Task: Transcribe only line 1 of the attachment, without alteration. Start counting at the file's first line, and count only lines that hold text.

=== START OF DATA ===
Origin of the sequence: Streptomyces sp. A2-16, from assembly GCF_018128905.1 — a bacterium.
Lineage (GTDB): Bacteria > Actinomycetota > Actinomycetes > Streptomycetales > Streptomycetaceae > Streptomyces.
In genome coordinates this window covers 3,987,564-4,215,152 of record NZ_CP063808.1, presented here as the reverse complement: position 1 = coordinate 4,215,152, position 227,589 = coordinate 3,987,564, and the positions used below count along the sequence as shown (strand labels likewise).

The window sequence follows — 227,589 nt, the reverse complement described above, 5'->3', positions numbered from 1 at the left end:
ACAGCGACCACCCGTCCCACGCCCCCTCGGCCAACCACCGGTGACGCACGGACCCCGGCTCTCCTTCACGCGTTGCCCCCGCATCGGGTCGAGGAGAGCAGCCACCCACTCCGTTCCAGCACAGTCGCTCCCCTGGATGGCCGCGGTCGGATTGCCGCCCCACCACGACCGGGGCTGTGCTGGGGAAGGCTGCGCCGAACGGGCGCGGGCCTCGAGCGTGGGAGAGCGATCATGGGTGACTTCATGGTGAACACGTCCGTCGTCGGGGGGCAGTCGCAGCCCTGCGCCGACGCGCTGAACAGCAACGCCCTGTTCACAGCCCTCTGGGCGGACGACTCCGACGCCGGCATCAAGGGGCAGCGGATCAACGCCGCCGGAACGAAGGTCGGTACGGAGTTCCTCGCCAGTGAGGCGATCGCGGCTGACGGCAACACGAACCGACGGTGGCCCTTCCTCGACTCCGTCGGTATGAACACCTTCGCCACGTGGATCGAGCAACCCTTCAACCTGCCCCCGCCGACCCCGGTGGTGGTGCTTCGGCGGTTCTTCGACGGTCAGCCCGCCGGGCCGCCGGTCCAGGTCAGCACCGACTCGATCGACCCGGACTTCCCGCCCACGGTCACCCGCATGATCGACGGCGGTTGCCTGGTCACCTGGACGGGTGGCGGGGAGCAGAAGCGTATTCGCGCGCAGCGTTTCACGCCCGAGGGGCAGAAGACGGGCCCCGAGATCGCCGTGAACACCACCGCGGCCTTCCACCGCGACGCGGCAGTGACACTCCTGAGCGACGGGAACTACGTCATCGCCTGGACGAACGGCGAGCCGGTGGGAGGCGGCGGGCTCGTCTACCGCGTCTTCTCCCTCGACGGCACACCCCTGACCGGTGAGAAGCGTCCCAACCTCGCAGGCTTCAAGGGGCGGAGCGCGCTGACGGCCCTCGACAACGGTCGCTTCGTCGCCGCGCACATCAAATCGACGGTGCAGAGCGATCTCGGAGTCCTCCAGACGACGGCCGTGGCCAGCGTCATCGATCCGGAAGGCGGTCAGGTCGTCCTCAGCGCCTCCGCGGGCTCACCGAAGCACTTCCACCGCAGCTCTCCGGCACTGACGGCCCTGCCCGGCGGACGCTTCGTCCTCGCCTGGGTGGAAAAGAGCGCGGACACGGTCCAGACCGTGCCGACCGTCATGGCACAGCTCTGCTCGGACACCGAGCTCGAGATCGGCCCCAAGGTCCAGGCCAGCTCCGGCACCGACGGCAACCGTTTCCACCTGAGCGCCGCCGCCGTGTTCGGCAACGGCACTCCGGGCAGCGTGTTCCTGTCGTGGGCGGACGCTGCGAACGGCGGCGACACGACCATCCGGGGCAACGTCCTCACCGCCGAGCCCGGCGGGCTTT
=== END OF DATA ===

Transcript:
Origin of the sequence: Streptomyces sp. A2-16, from assembly GCF_018128905.1 — a bacterium.